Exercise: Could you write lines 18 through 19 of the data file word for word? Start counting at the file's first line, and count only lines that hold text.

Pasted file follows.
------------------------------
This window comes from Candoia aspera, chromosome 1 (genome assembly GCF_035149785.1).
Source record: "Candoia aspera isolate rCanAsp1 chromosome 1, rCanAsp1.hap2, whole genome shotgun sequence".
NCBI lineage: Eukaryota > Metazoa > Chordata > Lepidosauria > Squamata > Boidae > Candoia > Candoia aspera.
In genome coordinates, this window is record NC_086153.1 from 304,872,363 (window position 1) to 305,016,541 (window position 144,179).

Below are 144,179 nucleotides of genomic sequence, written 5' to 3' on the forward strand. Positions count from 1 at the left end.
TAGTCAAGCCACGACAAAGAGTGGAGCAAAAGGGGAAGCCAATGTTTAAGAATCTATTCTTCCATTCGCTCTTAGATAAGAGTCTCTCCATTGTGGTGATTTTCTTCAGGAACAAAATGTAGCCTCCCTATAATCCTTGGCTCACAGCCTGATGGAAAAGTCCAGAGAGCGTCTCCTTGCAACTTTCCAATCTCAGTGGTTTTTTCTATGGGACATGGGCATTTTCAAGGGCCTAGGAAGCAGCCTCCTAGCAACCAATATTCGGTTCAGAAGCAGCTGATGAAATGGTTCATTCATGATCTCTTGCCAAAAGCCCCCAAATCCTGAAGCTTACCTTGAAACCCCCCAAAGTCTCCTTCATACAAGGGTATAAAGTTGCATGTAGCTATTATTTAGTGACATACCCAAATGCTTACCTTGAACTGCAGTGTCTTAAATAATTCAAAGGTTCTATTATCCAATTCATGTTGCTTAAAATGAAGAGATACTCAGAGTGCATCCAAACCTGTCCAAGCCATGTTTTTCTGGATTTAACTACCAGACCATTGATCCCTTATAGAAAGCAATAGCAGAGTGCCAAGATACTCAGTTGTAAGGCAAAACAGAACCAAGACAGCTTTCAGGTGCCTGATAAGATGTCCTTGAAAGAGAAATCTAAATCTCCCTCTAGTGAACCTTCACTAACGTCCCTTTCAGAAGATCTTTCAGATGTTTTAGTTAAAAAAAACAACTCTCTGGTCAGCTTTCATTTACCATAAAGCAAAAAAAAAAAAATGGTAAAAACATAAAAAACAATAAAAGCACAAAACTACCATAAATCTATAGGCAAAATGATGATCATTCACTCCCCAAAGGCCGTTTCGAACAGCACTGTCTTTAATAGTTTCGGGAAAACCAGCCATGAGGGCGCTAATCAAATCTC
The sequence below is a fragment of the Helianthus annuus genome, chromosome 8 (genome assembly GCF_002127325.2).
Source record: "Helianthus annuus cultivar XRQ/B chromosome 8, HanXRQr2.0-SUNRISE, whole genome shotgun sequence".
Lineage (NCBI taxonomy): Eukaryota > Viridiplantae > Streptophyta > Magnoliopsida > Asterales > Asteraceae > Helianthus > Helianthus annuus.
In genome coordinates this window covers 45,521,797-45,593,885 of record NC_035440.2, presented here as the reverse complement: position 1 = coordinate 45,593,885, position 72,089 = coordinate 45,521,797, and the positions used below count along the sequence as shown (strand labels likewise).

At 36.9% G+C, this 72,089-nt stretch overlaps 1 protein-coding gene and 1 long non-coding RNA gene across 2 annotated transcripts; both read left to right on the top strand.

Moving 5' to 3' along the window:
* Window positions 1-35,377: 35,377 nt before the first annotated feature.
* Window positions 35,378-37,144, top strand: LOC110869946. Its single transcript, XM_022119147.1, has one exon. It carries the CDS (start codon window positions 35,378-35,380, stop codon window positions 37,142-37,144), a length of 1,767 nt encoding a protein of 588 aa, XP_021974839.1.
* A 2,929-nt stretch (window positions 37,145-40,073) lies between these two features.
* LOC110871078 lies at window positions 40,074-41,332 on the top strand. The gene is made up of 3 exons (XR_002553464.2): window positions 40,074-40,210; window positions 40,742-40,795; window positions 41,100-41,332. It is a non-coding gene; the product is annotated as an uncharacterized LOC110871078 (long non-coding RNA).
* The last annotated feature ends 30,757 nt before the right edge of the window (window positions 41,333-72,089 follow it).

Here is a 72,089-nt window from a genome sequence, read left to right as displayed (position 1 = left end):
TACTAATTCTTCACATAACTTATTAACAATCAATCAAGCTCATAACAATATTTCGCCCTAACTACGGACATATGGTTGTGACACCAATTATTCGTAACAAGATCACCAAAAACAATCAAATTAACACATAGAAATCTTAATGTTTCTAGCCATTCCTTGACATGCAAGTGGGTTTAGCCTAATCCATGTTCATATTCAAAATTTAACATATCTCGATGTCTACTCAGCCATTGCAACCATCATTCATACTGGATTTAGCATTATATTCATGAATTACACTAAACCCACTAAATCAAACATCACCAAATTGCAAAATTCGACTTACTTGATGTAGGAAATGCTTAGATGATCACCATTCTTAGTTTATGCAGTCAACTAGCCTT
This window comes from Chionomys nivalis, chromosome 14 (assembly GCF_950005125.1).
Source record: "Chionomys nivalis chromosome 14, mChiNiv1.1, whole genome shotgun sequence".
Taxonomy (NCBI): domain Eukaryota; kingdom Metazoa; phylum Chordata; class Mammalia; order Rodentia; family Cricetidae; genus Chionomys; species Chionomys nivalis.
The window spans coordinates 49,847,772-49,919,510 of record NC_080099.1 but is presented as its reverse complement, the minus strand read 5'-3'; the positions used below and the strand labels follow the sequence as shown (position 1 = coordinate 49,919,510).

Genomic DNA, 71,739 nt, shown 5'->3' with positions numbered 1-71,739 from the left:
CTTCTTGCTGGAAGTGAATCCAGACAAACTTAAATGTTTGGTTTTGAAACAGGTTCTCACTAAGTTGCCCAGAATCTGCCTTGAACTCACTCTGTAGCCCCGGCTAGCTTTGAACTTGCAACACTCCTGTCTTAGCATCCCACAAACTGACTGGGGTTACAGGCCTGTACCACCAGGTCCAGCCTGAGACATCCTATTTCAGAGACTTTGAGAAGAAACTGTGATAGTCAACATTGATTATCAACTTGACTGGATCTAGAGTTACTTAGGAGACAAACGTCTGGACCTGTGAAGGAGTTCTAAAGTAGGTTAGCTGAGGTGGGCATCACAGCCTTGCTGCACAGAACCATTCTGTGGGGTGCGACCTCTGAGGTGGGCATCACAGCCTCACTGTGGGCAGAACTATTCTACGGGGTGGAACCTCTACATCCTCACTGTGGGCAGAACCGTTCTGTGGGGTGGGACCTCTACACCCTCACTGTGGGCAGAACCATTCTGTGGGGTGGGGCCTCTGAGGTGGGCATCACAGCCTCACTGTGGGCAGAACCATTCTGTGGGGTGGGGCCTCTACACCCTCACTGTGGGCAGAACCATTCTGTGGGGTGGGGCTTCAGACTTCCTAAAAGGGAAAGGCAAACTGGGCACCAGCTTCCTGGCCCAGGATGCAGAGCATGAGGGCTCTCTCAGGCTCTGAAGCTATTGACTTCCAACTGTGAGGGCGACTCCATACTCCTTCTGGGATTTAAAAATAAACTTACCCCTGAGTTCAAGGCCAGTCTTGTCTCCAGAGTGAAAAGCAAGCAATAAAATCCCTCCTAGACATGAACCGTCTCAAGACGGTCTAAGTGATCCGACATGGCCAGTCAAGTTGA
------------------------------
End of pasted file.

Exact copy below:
Here is a 72,089-nt window from a genome sequence, read left to right as displayed (position 1 = left end):
TACTAATTCTTCACATAACTTATTAACAATCAATCAAGCTCATAACAATATTTCGCCCTAACTACGGACATATGGTTGTGACACCAATTATTCGTAACAAGATCACCAAAAACAATCAAATTAACACATAGAAATCTTAATGTTTCTAGCCATTCCTTGACATGCAAGTGGGTTTAGCCTAATCCATGTTCATATTCAAAATTTAACATATCTCGATGTCTACTCAGCCATTGCAACCATCATTCATACTGGATTTAGCATTATATTCATGAATTACACTAAACCCACTAAATCAAACATCACCAAATTGCAAAATTCGACTTACTTGATGTAGGAAATGCTTAGATGATCACCATTCTTAGTTTATGCAGTCAACTAGCCTT